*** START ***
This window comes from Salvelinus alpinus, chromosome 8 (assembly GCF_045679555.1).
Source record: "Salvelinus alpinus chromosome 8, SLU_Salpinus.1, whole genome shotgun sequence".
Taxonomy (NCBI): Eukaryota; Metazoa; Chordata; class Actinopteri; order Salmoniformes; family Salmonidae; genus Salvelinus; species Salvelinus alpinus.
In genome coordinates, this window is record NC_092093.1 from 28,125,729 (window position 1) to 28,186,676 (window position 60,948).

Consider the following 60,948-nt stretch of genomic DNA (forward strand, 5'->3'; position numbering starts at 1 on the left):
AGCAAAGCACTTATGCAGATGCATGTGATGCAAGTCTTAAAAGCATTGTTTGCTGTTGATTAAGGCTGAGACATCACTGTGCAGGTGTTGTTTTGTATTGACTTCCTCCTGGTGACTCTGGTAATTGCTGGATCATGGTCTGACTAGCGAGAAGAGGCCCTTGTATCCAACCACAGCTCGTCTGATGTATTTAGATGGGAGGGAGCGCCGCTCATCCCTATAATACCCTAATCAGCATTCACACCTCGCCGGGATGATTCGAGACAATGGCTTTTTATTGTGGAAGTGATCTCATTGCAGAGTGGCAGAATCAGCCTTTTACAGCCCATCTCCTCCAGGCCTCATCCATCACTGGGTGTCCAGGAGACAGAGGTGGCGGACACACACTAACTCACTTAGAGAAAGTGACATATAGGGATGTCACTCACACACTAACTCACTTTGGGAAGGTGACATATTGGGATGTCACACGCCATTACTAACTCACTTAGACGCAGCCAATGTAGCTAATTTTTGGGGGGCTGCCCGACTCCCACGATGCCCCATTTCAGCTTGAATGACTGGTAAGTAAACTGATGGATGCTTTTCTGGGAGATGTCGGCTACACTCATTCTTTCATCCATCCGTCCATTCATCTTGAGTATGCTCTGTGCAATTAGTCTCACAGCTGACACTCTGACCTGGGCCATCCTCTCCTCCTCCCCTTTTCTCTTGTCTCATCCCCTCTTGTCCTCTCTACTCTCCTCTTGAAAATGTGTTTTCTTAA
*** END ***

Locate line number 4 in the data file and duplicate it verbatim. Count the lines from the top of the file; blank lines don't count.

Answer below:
In genome coordinates, this window is record NC_092093.1 from 28,125,729 (window position 1) to 28,186,676 (window position 60,948).